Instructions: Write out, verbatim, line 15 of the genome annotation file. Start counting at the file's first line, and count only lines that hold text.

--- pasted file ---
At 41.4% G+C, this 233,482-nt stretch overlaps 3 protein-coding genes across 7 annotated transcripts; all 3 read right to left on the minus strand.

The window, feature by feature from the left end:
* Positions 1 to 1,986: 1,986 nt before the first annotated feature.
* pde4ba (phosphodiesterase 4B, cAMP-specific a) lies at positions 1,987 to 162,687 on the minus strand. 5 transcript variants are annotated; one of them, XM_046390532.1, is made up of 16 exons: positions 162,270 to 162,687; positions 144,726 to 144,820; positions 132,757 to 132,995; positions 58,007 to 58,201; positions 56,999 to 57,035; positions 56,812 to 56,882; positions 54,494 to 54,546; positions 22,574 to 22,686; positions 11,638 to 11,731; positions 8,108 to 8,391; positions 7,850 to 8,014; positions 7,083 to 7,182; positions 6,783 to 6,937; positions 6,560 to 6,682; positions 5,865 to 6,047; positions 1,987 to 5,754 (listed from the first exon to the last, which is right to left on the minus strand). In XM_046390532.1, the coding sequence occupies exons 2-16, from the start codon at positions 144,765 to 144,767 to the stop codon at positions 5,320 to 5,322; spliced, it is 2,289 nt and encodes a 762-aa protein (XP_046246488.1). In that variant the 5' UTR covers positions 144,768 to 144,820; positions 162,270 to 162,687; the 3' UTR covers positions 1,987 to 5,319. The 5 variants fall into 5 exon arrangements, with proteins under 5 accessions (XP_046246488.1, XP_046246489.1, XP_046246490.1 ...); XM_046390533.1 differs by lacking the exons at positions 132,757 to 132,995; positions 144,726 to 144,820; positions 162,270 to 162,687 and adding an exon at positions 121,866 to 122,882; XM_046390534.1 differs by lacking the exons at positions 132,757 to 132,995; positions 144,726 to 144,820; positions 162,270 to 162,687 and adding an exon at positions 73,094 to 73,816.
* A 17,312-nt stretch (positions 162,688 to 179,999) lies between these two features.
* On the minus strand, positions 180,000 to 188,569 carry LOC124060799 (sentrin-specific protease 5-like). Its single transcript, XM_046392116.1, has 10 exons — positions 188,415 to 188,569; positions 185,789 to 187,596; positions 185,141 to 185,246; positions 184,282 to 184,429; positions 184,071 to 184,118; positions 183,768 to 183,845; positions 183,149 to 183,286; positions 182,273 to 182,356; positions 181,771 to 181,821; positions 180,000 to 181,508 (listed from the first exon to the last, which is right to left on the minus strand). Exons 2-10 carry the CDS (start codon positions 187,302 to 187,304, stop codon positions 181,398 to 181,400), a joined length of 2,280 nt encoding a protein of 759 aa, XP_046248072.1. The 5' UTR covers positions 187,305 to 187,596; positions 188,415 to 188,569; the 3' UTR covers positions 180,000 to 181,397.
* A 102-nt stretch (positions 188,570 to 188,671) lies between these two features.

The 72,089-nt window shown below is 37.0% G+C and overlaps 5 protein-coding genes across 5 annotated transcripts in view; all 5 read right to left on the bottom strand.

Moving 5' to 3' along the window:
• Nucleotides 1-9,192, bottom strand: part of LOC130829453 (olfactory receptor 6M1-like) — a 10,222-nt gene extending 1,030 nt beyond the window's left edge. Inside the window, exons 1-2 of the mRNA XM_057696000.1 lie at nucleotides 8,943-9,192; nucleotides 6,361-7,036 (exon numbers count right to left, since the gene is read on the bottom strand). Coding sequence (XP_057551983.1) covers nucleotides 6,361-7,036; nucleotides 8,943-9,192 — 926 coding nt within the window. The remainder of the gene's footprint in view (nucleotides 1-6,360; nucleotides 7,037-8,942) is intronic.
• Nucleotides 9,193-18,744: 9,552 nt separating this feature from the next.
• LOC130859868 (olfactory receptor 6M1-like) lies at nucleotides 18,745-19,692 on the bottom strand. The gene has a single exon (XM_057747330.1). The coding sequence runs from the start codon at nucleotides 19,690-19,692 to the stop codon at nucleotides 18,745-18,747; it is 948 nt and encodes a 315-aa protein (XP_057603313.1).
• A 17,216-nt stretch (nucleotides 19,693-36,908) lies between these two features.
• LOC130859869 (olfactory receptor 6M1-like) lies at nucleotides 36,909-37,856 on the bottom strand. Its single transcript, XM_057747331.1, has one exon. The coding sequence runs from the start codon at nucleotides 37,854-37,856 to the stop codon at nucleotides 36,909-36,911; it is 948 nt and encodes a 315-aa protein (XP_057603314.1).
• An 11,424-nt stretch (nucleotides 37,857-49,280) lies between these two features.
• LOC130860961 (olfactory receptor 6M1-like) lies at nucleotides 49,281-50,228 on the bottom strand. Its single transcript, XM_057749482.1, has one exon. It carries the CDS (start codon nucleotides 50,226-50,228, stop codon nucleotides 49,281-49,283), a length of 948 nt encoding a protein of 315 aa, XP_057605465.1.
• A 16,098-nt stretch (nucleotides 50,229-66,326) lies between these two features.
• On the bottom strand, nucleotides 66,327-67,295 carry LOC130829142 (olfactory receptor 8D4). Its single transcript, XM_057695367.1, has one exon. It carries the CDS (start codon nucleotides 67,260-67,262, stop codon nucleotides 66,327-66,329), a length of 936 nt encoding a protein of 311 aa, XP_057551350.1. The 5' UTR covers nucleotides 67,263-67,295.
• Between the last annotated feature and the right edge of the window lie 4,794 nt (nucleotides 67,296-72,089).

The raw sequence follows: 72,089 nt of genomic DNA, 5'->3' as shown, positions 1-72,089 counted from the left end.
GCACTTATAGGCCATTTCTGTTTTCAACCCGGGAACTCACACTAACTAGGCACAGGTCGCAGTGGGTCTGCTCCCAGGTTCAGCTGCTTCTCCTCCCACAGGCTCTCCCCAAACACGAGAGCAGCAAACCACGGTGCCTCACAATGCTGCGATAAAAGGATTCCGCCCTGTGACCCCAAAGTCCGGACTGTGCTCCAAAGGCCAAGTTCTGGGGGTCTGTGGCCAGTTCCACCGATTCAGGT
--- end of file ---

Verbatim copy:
• An 11,424-nt stretch (nucleotides 37,857-49,280) lies between these two features.